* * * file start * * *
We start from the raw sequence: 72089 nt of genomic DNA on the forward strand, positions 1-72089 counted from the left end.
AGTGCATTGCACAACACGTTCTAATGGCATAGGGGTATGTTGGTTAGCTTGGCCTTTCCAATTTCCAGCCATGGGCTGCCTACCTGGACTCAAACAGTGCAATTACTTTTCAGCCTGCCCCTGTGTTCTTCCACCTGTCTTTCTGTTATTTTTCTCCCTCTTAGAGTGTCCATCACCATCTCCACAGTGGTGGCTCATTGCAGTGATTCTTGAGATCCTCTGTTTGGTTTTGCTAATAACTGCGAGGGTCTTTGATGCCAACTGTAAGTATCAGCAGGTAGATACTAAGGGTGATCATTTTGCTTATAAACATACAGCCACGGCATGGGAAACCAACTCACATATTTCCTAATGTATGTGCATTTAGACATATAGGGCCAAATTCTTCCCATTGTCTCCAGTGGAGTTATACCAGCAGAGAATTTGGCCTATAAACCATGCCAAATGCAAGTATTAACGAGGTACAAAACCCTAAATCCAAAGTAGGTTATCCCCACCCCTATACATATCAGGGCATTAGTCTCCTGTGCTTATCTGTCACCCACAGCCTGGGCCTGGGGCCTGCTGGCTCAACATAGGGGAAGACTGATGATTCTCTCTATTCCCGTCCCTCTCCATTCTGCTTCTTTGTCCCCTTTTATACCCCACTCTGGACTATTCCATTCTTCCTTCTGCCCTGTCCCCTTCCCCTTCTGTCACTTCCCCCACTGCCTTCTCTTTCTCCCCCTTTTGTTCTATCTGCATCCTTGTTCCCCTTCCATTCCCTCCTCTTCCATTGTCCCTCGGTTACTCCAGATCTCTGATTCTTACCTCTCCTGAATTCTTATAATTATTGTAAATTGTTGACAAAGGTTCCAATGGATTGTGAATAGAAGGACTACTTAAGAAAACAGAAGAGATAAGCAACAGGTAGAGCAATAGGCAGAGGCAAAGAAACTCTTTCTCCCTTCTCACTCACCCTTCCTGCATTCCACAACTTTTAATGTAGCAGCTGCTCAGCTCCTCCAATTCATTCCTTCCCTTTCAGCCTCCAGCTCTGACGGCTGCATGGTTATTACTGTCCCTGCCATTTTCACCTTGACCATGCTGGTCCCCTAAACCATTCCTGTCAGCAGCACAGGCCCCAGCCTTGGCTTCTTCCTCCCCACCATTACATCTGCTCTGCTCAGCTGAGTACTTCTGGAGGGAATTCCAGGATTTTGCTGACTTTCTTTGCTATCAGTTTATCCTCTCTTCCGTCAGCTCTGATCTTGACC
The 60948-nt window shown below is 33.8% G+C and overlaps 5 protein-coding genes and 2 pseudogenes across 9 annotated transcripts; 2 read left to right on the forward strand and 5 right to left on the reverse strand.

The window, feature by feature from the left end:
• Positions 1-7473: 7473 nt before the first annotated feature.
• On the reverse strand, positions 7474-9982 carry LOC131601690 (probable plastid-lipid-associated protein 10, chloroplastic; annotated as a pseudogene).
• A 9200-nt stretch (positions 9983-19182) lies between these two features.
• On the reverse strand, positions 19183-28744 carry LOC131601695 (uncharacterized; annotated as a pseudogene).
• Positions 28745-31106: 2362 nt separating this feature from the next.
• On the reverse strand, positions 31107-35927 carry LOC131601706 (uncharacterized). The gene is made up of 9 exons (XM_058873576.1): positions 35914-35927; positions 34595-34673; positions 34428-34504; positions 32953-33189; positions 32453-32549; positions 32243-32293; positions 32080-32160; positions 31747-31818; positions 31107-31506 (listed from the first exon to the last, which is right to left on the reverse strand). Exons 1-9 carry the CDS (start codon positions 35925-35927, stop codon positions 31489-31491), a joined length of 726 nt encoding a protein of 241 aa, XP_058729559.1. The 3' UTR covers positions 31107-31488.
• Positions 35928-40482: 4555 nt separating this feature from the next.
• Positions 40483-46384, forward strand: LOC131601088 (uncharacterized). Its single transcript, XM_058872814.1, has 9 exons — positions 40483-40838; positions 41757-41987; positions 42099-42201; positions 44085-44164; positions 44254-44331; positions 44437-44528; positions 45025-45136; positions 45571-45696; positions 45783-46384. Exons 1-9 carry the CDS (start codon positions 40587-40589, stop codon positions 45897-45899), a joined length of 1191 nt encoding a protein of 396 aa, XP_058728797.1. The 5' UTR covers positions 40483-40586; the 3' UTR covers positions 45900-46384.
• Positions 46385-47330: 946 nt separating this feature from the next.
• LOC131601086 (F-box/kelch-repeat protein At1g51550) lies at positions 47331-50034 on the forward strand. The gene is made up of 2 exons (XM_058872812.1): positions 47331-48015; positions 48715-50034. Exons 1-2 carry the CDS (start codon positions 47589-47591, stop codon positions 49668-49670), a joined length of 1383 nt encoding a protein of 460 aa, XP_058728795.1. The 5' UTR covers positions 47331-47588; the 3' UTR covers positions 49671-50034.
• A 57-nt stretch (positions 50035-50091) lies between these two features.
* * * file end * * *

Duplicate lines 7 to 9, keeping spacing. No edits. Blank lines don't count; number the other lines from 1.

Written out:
• A 9200-nt stretch (positions 9983-19182) lies between these two features.
• On the reverse strand, positions 19183-28744 carry LOC131601695 (uncharacterized; annotated as a pseudogene).
• Positions 28745-31106: 2362 nt separating this feature from the next.